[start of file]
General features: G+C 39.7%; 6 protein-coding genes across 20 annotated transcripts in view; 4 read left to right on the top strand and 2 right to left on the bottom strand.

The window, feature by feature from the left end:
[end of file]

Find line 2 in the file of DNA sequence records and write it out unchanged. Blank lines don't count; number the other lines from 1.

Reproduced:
The window, feature by feature from the left end: